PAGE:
U.S. equities finished higher to begin the week, as trade talks between Chinese and U.S. officials were in focus, and as last week’s strong labor report and dovish comments from Fed Chairman Jerome Powell continued to aid sentiment.
Treasuries were lower, despite a larger-than-expected decline in domestic services sector activity, and as the U.S. government shutdown entered its third week.
The U.S. dollar was lower, gold was higher and crude oil prices added to a recent rally.
The Dow Jones Industrial Average rose 98 points (0.4%) to 23,531
The S&P 500 Index added 18 points (0.7%) to 2,550
The Nasdaq Composite increased 85 points (1.3%) to 6,823
In heavy volume, 1.0 billion shares were traded on the NYSE and 2.5 billion shares changed hands on the Nasdaq
WTI crude oil rose $0.56 to $48.52 per barrel and wholesale gasoline was $0.01 lower at $1.34 per gallon
The Bloomberg gold spot price gained $2.23 to $1,288.28 per ounce
The Dollar Index—a comparison of the U.S. dollar to six major world currencies—declined 0.5% to 95.71
Non-manufacturing data lower, below expectations
The December Institute for Supply Management (ISM) non-Manufacturing Index decreased to 57.6 from November’s 60.7 level, and versus the Bloomberg forecast of a drop to 58.5. A reading above 50 denotes expansion. New orders remained at levels north of 60, while business activity expansion moved slightly south of 60, and employment growth dipped to 56.3. Prices declined to 57.6. Non-manufacturing activity accounts for a large majority of U.S. economic output and the ISM said, overall the respondents noted that there is still is concern about tariffs, despite the hold on increases by the U.S. and China.
Treasuries were lower, as the yield on the 2-year note increased 4 basis points (bps) to 2.54%, the yield on the 10-year note gained 3 bps to 2.69%, and the 30-year bond rate ticked 1 bp higher to 2.99%.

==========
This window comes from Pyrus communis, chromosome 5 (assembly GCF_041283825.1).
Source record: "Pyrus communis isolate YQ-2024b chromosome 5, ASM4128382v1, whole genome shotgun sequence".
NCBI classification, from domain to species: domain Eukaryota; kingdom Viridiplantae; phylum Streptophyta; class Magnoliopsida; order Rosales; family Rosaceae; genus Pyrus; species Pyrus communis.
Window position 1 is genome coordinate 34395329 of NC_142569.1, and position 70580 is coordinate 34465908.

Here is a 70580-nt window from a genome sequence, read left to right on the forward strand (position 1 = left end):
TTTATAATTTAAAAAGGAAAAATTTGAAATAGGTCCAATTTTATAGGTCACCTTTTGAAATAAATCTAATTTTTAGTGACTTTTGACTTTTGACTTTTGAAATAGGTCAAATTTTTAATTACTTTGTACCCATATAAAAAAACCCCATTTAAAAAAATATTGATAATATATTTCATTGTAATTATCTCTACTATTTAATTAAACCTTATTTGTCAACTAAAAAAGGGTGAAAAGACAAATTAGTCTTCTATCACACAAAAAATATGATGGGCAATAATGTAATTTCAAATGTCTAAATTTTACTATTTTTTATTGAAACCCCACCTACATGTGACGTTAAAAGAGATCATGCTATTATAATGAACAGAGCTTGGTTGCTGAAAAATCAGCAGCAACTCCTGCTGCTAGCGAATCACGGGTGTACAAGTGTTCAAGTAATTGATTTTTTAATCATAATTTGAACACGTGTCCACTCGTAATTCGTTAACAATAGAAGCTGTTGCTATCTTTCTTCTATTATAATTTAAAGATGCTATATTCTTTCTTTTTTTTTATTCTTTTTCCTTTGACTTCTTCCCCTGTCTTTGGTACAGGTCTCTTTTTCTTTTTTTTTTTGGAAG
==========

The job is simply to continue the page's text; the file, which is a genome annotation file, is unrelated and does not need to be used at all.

Tomorrow’s economic calendar will hold the National Federation Independent Business (NFIB) Small Business Optimism Index, anticipated to decline to a level of 103.0 during December from November’s 104.8 level, as well as the Job Openings and Labor Turnover Survey (JOLTS), with the measure of unmet demand for labor expected to increase during November to indicate 7.10 million jobs were available to be filled from October’s 7.08 million figure.
Europe mixed, Asia higher as trade talks between the U.S. and China begin
European equities finished mixed with optimism after the start of vice-ministerial level trade talks with the U.S. and China in Beijing appearing to be offset by oil price concerns, in tandem with global economic growth worries.
European markets continued to digest last week’s comments from Fed Chair Jerome Powell that the Federal Reserve will be patient and flexible with rate hikes, tweaking its debt-laden balance sheet and watching incoming data. Brexit anxiety remained within the periphery as the British Parliament prepares to debate Prime Minister Theresa May’s Brexit withdrawal agreement, with reports of a vote on January 15.
The euro and British pound were higher versus the U.S. dollar, while bond yields in the region were mostly lower.
Stocks in Asia finished higher to kick off the week, with the start of a new round of talks between the U.S. and China buoying sentiment on the heels of the People’s Bank of China cutting its reserve ratio, positive U.S. jobs and manufacturing reports, as well as dovish comments from Fed Chair Jerome Powell. Stocks in Japan surged on the U.S. data and Fed Chair statements, despite p the country’s services data dipping slightly.
Mainland Chinese equities and those traded in Hong Kong advanced, as Washington and Beijing began vice-ministerial level trade talks that will carry over through Tuesday, with reports that both parties have expressed a willingness to work together.
The markets are awaiting the ramp up of global earnings season, with concerns about a slowing global economy adding to the volatility in stocks as of late. Meanwhile, markets in Australia, South Korea and India all traded higher.